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Hulk Facts and Stats
- Height: 7' (213 cm)
- Weight: 1040 lbs
- Eye Color: green
- Hair Color: green
- Height: 5' 9½" (176 cm)
- Weight: 128 lbs
- Eye Color: Brown
- Hair Color: Brown
list of supporting characters
The Hulk (Dr. Robert Bruce Banner) is a comic book anti-hero appearing in publications from Marvel Comics. Created by Stan Lee and Jack Kirby, The Hulk first appeared in The Incredible Hulk vol. 1, #1 (May 1962). He has since become one of Marvel Comics' most recognized characters.
After physicist Dr. Robert Bruce Banner was caught in the blast of a gamma bomb he created, he was transformed into The Hulk, a raging monster. The character, both as Banner and the Hulk, is frequently pursued by the police or the armed forces, often as a result of the destruction he causes. While the coloration of the character's skin varies during the course of its publication history, the Hulk is most often depicted as green. In forty years, he has battled virtually every hero and villain in the Marvel Universe. He has been featured in a number of animated series, a feature film directed by Ang Lee, and a television series with spin-off television movies starring Bill Bixby as Banner and Lou Ferrigno as The Hulk.
Alternate Versions of Hulk
Robert Bruce Banner was born in Dayton, Ohio, the son of Dr. Brian Banner and Rebecca Banner. He was loved by his mother, but hated by his alcoholic father, who was extremely jealous of his relationship with his mother.
A former atomic physicist Brian concluded that Bruce's intelligence was a mutation derived from Brian's exposure to radiation.
Brian Banner finally murdered his wife when she attempted to leave with Bruce. Bruce was raised by Rebecca's sister and later attended Science High School. He diverted his anger into his study of science.
Bruce Banner attended Desert State University in Navapo, New Mexico, where he studied with such contemporaries as Walter Langkowski (a.k.a. Sasquatch) Peter Corbeau and Raoul Stoddard.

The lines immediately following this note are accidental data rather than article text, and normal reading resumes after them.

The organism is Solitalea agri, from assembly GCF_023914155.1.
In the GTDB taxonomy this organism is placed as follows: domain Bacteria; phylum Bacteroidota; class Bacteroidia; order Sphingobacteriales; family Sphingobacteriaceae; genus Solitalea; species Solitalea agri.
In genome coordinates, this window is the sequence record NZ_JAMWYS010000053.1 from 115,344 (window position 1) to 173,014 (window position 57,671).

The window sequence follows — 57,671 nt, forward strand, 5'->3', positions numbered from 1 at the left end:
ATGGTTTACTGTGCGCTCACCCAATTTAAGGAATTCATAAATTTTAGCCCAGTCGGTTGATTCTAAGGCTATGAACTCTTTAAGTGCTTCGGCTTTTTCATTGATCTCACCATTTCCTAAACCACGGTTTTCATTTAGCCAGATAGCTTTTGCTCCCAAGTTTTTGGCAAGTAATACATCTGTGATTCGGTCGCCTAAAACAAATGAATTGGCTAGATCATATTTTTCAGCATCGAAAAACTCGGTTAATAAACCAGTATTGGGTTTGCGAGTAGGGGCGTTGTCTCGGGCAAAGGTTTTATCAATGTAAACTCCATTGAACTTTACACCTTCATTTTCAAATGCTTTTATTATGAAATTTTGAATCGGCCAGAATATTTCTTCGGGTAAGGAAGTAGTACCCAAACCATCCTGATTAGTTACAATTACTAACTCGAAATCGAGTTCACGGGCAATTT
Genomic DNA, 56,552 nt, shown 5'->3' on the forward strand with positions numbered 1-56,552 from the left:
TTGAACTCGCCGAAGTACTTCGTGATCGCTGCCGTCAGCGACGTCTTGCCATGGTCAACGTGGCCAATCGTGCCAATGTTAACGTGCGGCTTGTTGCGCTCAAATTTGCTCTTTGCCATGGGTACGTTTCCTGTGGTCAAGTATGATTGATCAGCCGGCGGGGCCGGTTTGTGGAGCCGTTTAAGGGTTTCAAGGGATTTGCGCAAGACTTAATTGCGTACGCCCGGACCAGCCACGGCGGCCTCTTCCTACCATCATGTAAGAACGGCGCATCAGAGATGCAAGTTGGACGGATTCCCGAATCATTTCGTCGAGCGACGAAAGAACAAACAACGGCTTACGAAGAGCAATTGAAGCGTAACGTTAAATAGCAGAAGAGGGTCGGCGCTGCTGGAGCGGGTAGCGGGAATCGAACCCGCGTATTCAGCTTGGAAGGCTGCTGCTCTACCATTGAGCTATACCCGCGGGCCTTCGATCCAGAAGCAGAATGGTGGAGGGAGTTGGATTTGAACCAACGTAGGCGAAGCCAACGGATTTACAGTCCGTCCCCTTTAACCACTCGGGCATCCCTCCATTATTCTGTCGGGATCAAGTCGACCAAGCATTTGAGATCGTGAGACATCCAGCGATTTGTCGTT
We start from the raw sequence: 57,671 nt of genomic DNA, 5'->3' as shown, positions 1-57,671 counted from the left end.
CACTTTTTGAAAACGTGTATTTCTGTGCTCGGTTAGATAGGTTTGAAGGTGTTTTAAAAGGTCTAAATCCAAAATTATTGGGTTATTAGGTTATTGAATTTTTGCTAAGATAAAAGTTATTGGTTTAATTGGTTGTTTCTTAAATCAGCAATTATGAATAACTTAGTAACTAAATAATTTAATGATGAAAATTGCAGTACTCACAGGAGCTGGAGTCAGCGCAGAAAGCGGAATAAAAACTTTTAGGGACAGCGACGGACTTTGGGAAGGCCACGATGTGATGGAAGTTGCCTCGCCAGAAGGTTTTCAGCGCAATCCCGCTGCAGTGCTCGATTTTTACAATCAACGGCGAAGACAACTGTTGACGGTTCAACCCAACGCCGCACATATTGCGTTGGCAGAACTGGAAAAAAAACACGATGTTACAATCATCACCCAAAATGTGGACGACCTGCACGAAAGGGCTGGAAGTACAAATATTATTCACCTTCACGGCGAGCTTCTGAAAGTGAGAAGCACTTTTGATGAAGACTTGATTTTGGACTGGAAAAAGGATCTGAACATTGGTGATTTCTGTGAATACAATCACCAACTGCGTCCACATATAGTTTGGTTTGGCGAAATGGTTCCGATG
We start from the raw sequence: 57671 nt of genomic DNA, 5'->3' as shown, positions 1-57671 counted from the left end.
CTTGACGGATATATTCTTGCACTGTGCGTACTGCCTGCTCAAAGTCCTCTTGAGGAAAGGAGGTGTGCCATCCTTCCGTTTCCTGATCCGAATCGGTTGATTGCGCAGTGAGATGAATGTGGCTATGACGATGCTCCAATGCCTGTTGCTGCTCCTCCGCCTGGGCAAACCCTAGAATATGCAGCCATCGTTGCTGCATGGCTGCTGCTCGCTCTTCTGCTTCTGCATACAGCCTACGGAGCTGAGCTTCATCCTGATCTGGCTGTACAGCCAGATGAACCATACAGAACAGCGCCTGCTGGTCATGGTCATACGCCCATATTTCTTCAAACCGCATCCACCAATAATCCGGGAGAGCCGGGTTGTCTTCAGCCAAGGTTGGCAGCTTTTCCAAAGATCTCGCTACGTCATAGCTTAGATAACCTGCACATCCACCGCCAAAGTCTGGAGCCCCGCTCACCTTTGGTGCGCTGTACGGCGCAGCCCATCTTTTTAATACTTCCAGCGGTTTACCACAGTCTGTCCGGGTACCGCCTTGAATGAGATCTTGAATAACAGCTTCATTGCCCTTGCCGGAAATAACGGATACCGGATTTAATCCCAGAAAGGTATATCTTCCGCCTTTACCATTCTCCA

Banner was a highly withdrawn intellectual unable to cope with emotions. Obtaining his doctorate in nuclear physics from The California Institute of Technology, Banner went to work at a nuclear research facility at Desert Base, New Mexico.
Before The Gamma Bomb accident that would create The Hulk, Banner's father was released from a mental hospital. This release would lead up to the last confrontation between Bruce Banner and his father at his mother's grave.
As revealed in issue Incredible Hulk Minus 1 this confrontation did not end up as Bruce Banner had remembered it.
Brian Banner accused Bruce of being evil and a monster that was a threat to mankind. Years of frustration had built up. Years where Brian Banner had accused Bruce of being a monster even as a child. Here at his mother's gravesite his father was coming at him again physically striking him again as well as verbally.
Bruce knocked to the ground lashes out causing Brian Banner to fall backwards into his mother's headstone. Thus the end of perhaps the man who is truly responsible for the coming monster men will know as The Hulk.
Bruce Banner would then continue work for General Thunderbolt Ross to create The Gamma Bomb.
Ross looked at Banner as a weakling scientist, and was not pleased with his relationship with daughter Betty Ross, the woman who would one day marry Bruce years later.
Bruce Banner's nightmare would now begin thanks to a reckless teenager named Rick Jones who went on a dare onto the gamma bomb testing site Banner was working at. Banner was caught in the blast of The Gamma Bomb while getting Rick Jones to safety. Rick Jones would feel forever indebted to Bruce Banner and feel guilt for Banner's transformations into The Hulk.
The core of The Hulk, Bruce Banner has been portrayed differently by different writers, but the common themes have survived. Banner is a genius but emotionally withdrawn. Banner designed The Gamma Bomb which causes his affliction, and the ironic twist of his self-inflicted fate has been one of the most persistent common themes. Arie Kaplan describes the character thus: “Bruce Banner lives in a constant state of panic, always wary that the monster inside him will erupt, and therefore he can’t form meaningful bonds with anyone.” .
Throughout the Hulk's published history, writers have continued to frame Bruce Banner in these themes. Under different writers, his fractured personality led to transformations into different versions of The Hulk. These transformations are usually involuntary, and often writers have tied the transformation to emotional triggers, such as rage and fear. As the series has progressed, different writers have adapted The Hulk, changing Hulk's personality to reflect changes in Banner's physiology or psyche. Writers have also refined and changed some aspectsof Banner's personality, showing him as emotionally repressed, but capable of deep love for Betty Ross, and for solving problems posed to him. Under the writing of Paul Jenkins, Banner was shown to be a capable fugitive, applying deductive reasoning and observation to figure out the events transpiring around him. When Banner has controlled The Hulk's body, he has applied principles of physics to problems and challenges and used deductive reasoning.